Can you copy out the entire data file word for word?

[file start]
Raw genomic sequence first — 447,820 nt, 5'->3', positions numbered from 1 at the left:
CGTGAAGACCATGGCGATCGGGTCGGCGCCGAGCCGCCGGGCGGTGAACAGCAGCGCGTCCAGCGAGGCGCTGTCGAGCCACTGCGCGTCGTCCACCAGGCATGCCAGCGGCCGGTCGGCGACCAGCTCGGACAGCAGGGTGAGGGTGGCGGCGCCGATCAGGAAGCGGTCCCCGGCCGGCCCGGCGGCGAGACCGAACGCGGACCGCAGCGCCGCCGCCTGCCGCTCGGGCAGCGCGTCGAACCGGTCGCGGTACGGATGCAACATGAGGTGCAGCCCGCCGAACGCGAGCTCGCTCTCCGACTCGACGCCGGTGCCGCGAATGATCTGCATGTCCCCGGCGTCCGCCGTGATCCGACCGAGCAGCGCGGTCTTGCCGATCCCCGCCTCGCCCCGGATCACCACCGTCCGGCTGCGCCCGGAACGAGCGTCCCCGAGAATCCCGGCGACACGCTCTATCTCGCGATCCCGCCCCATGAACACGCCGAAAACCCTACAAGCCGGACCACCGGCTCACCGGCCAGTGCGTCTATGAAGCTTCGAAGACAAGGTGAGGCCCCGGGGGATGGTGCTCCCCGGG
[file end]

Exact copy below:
Raw genomic sequence first — 447,820 nt, 5'->3', positions numbered from 1 at the left:
CGTGAAGACCATGGCGATCGGGTCGGCGCCGAGCCGCCGGGCGGTGAACAGCAGCGCGTCCAGCGAGGCGCTGTCGAGCCACTGCGCGTCGTCCACCAGGCATGCCAGCGGCCGGTCGGCGACCAGCTCGGACAGCAGGGTGAGGGTGGCGGCGCCGATCAGGAAGCGGTCCCCGGCCGGCCCGGCGGCGAGACCGAACGCGGACCGCAGCGCCGCCGCCTGCCGCTCGGGCAGCGCGTCGAACCGGTCGCGGTACGGATGCAACATGAGGTGCAGCCCGCCGAACGCGAGCTCGCTCTCCGACTCGACGCCGGTGCCGCGAATGATCTGCATGTCCCCGGCGTCCGCCGTGATCCGACCGAGCAGCGCGGTCTTGCCGATCCCCGCCTCGCCCCGGATCACCACCGTCCGGCTGCGCCCGGAACGAGCGTCCCCGAGAATCCCGGCGACACGCTCTATCTCGCGATCCCGCCCCATGAACACGCCGAAAACCCTACAAGCCGGACCACCGGCTCACCGGCCAGTGCGTCTATGAAGCTTCGAAGACAAGGTGAGGCCCCGGGGGATGGTGCTCCCCGGG